Tagged: javascript

Getting started with UI Automation in Xcode 4

Did you know that with a little patience and some knowledge of JavaScript you can write automated UI tests against your iOS applications? What’s even better is with Xcode 4.2 installed its as easy as clicking a record button and having Instruments generate the test scripts for you.

For this tutorial I’m going to download the Core Data Recipes application from Apple’s developer website. Once you’ve opened the app in Xcode go ahead and click on
Product -> Profile in the menu bar (command + I works just as well) to launch the Instruments tool that we’ll be using to run our tests with.

You should see your application launched in the simulator along with a running instruments profiler. Form here you’re going to want to check that the Automation instrument has been created and then click on the Add button just below it to create a new Automator script.

After clicking on Add -> Create you will notice a record button looming towards the bottom that when clicked allows you to begin interacting with your application and generating the JavaScript necessary to automate the test.

Here’s a trivial example that I recorded using the sample application to demonstrate.

var target = UIATarget.localTarget();

target.frontMostApp().mainWindow().tableViews()["Empty list"].cells()["Chocolate cake with chocolate frosting, 1 hour, Chocolate Cake"].tap();
target.frontMostApp().navigationBar().rightButton().tap();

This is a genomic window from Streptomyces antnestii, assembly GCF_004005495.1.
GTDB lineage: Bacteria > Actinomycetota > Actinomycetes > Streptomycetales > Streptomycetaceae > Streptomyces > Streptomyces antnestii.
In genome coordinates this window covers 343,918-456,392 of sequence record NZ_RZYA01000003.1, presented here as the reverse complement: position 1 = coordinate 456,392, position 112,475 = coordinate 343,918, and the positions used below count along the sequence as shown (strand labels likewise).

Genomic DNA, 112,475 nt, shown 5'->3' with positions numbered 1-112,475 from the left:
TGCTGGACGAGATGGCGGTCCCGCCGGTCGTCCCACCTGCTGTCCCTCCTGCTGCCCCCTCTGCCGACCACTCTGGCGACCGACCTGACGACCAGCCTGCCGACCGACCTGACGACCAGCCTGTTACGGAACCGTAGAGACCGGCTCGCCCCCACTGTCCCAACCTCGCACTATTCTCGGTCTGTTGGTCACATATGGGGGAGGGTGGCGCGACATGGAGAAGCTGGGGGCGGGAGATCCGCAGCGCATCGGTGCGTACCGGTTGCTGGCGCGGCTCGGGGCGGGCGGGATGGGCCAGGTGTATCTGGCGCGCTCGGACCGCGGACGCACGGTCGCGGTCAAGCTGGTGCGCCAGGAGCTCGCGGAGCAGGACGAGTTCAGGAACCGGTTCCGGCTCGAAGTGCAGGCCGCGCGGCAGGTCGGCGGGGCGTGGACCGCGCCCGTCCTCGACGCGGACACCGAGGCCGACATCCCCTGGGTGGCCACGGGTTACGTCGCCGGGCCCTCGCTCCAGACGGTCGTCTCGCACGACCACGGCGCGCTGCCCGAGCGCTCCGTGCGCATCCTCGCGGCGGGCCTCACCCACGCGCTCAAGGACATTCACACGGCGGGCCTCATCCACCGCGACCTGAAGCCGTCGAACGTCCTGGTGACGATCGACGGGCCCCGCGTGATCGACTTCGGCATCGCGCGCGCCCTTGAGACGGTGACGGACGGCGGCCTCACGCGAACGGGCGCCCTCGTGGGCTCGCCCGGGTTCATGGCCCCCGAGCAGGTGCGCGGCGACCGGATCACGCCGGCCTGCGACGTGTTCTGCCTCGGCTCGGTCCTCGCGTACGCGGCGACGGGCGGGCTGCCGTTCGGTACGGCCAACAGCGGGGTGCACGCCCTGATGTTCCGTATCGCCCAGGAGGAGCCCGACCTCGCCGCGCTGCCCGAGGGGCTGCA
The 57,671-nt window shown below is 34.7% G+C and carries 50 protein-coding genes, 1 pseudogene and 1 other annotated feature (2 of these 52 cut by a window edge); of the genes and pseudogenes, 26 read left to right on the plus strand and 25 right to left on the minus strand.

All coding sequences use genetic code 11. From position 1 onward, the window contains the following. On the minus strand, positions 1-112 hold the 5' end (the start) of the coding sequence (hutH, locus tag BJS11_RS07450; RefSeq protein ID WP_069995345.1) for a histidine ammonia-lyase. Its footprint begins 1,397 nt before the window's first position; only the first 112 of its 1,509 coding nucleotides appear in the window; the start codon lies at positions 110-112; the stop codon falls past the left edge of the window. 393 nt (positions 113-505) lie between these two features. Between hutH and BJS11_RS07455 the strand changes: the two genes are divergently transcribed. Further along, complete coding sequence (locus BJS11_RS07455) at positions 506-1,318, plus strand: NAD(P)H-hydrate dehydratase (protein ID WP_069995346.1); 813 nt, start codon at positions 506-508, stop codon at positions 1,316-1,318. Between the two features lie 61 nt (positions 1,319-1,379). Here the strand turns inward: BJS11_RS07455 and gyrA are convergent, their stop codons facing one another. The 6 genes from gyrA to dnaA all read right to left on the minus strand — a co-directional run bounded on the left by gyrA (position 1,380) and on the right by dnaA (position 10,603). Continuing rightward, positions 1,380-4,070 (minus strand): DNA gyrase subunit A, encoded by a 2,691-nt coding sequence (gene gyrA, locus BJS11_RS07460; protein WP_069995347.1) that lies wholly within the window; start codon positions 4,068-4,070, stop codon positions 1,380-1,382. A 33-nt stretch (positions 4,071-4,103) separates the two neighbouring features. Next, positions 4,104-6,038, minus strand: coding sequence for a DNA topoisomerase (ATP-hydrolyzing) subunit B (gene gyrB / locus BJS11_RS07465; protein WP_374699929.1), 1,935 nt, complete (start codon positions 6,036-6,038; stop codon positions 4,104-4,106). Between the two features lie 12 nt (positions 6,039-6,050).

target.frontMostApp().mainWindow().tableViews()["Empty list"].cells()["Dessert"].tap();
target.frontMostApp().mainWindow().tableViews()["Empty list"].cells()["Snack"].tap();
target.frontMostApp().navigationBar().leftButton().tap();
target.frontMostApp().mainWindow().tableViews()["Empty list"].cells()["Snack"].tap();
target.frontMostApp().mainWindow().tableViews()["Empty list"].cells()["Dessert"].tap();
target.frontMostApp().navigationBar().leftButton().tap();
target.frontMostApp().navigationBar().rightButton().tap();
target.frontMostApp().navigationBar().leftButton().tap();

Having Xcode generate the script for you can test your patience with how it tries to target certain elements incorrectly but often times it will at the very least get you a good base to work from if you’re just getting the hang of how to ineract with your app.

It’s worth mentioning that this script will run just fine if you are dealing with UI elements that stay the same across test runs or otherwise remain static. If this isn’t the case then you may run into cases where elements have different attributes or no longer exist if you were to delete a row in a UITableView for example. This is where some knowledge of JavaScript (and the UI Automation Reference) comes in handy to check the existence and state of elements. This is beyond the scope of this article but one possible approach to this problem would be to restore your data prior to each test run.

You’ll notice that the third line has the cell contents hard coded into the script which is just another way of gaining access to it.

target.frontMostApp().mainWindow().tableViews()["Empty list"]
    .cells()["Chocolate cake with chocolate frosting, Chocolate Cake"].tap();

Thankfully we have a couple of much better options to achieve the same result. The first way is by using the element placement index inside of the cells array.

target.frontMostApp().mainWindow().tableViews()["Empty list"]
    .cells()[0].tap();

You can alternatively set the accessability label through Interface Builder.

The accessibilityLabel property can also be set at runtime if you so choose, this is most useful for dynamic layouts.

cell.isAccessibilityElement = YES;
cell.accessibilityLabel = @"Cake";

Given the nature of the Core Data Recipes sample application our best approach would be to use the cell index or full cell label text for demonstration purposes. Ideally the accessibility text would be part of your data source in some fashion so in code we could iterate over the data while creating the table view cells.